Favorite Horse Obstacles: Pick Four

If someone asked you to name your favorite four obstacles, what would you say? I’ll let you fudge a little and allow for multiples of the same item in “sets”. But otherwise, you have to name four separate obstacles.

For those of us who love to incorporate obstacles in our horse work, it is hard to choose. Right? But here are mine:

  • Set of traffic cones
  • Set of ground poles
  • A tarp
  • A large horse ball

So why these four? They are

  • Relatively inexpensive
  • Simple to obtain
  • Moved easily around a riding area (you don’t need a crane or four people to lift them)
  • Easy to store because they don’t take up much space
  • Super versatile!

While I do have more obstacles in my arsenal than “the big four” named here, these are the four that I’ve used the most consistently over the years. And with the greatest variety of horses.

For example, these four photos in this post were taken in 2010, 2016, 2019 and 2021 respectively. They feature four different horses, including one of my former foster horses named Bitsy (the bay mare).

There’s so much you can accomplish with these four obstacles. It is exciting to provide a fun challenge for you and your horse without needing an elaborate trail set up (you might still WANT an elaborate trail set up, but you don’t need one to get your horse used to negotiating basic obstacles).

You can set out each obstacle separately to practice them one at a time. Or set up a simple course where you move smoothly from one obstacle to another like you would in a horse-show trail class. You can also stack or combine obstacles to make something more challenging. For example, you could place a ground pole(s) across a tarp and ask your horse to cross them together.

You can of course use these obstacles in groundwork, too. Doing in-hand trail obstacles is a lot of fun and great for horses who are too young/too lame/too old to be ridden. And if you like to pony one horse from another, you could add in some obstacles to test everyone’s skills at leading/following through them.

Speaking of obstacles, I have been wanting to obtain some more formal obstacles for some time now. I am not, however, handy with tools. I knew I would need to pay someone to make them. So over the Winter, I put a few pieces on a zero-interest layaway plan and recently had them declared “paid in full” and delivered!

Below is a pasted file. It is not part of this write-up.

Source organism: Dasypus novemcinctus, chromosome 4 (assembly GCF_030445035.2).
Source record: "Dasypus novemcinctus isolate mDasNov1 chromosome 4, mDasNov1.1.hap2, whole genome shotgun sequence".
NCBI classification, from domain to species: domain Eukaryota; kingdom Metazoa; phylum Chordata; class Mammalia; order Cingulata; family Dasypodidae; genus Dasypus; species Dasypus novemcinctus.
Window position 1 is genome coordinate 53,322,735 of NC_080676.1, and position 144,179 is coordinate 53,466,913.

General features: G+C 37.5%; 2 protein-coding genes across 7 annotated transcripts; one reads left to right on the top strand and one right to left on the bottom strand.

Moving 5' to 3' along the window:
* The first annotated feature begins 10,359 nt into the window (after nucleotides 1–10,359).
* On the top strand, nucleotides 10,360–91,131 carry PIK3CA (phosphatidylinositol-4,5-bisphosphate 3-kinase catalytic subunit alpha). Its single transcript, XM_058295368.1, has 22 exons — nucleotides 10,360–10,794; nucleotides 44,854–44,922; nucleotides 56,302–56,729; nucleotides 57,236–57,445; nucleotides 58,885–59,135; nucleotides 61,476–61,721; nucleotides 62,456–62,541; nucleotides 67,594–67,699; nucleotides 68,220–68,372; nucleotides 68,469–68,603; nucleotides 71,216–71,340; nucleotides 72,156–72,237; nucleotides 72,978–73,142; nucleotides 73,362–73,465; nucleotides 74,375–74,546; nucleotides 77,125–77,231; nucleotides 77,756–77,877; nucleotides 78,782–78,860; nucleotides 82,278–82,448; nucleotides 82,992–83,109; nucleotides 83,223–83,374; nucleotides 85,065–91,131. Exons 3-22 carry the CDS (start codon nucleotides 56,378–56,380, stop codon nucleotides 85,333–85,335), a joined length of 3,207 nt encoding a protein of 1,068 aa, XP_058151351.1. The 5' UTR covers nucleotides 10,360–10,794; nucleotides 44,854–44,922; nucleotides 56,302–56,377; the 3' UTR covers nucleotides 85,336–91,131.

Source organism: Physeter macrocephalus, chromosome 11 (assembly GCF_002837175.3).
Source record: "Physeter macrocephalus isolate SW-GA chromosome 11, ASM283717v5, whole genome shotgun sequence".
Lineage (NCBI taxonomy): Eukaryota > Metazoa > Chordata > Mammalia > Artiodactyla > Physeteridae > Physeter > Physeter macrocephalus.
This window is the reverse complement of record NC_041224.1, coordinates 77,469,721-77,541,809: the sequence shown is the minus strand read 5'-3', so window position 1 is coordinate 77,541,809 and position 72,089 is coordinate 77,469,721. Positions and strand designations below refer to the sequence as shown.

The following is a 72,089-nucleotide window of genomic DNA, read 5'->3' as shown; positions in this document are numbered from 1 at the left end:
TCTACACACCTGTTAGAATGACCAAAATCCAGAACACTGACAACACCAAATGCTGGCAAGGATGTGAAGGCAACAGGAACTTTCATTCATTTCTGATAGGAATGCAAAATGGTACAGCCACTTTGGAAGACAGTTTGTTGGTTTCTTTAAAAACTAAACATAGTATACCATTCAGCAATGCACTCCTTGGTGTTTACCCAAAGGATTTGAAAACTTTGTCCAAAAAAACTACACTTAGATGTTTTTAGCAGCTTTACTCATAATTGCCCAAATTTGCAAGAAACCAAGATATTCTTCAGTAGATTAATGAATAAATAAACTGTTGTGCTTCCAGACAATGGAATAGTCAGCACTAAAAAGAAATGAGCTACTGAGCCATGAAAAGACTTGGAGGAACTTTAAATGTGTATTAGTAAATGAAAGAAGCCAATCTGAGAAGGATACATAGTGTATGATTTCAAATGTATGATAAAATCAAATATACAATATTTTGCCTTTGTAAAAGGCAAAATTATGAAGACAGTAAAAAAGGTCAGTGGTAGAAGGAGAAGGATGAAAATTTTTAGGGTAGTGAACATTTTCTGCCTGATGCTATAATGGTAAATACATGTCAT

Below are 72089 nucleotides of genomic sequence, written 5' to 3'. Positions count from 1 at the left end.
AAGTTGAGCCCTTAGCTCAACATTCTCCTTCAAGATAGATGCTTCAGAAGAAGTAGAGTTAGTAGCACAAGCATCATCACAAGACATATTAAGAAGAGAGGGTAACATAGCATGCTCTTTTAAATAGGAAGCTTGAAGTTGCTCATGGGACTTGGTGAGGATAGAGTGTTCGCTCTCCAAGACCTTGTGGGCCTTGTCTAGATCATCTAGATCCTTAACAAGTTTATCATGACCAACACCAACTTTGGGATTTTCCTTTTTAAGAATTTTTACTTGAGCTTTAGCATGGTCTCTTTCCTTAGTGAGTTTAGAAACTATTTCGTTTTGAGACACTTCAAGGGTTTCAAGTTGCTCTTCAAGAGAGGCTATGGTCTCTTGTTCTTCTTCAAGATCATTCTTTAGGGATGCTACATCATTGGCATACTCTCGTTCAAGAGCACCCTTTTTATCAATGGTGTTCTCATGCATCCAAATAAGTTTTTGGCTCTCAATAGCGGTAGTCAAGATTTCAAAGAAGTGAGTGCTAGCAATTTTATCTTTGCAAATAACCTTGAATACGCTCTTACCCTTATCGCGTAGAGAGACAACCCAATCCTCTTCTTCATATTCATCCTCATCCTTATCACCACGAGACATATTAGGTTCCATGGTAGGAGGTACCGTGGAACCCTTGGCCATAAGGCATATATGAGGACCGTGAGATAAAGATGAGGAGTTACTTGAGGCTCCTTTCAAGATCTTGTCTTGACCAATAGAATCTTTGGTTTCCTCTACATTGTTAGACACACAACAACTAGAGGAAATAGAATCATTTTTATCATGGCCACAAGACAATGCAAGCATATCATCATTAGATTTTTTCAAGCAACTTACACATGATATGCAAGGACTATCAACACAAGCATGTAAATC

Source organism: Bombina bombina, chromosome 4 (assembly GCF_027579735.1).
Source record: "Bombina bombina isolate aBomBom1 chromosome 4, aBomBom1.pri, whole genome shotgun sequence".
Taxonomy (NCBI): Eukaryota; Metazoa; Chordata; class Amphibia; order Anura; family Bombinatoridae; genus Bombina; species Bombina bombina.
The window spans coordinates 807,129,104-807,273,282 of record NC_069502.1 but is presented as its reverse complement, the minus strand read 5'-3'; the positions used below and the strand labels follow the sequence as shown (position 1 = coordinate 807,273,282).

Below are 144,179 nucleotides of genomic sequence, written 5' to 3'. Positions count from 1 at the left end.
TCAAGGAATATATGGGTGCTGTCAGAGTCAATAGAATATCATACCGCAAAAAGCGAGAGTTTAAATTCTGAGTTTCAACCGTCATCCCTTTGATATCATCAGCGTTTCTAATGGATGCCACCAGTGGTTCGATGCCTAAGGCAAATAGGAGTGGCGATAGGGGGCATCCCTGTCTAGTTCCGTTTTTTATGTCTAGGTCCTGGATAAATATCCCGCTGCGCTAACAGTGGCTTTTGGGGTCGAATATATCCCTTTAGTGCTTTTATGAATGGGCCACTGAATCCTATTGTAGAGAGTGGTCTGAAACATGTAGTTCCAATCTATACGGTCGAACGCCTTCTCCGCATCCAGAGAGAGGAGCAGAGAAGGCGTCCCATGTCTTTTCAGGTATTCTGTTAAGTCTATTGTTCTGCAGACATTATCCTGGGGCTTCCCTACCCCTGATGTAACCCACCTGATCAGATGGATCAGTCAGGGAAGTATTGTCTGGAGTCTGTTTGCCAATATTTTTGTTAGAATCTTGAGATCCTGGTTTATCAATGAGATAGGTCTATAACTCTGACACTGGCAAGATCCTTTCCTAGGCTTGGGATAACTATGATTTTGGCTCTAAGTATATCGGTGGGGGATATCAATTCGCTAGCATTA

Once the weather in my area is set for me to start riding regularly again (will the yo-yo weather with plenty of wind, precipitation and resulting mud ever stop?), I plan to introduce you to my new toys in an upcoming post with photos.

Spoiler alert, one of my new toys is a set of actual ground poles, not the old fence posts repurposed into ground poles that you see in the photos above (or the PVC poles that I also sometimes use). Since I now have a set of evenly shaped and sized ground poles, I finally felt comfortable attempting to trot my horse, Shiloh, across one for the first time.

On our initial attempt, he ticked it with three of four hooves, but didn’t trip or feel unbalanced. So I tried a second time from the opposite direction. I could feel him trotting a little more carefully over it this time.

That extra effort allowed him to trot right over it cleanly! I felt so proud and made much of him. You would have thought we just jumped a three-foot fence.

I don’t think the hunter/jumper circuit is in our future, but I am definitely looking forward to experimenting further with my new obstacles. 🙂

Want more ideas on incorporating obstacles in your horse work? You might enjoy checking out The Backyard Horse Blog’s “Horse Trail Obstacles” board on Pinterest:

4 thoughts on “Favorite Horse Obstacles: Pick Four

    1. It would be interesting to see Biasini’s reaction! For me, those big horse balls are one of the obstacles that easily reveal a horse’s personality. My nervous-nellies initially are afraid of it, my bold horses will attack it and my more laid-back horses will demonstrate gentle curiosity or completely ignore it. 🙂


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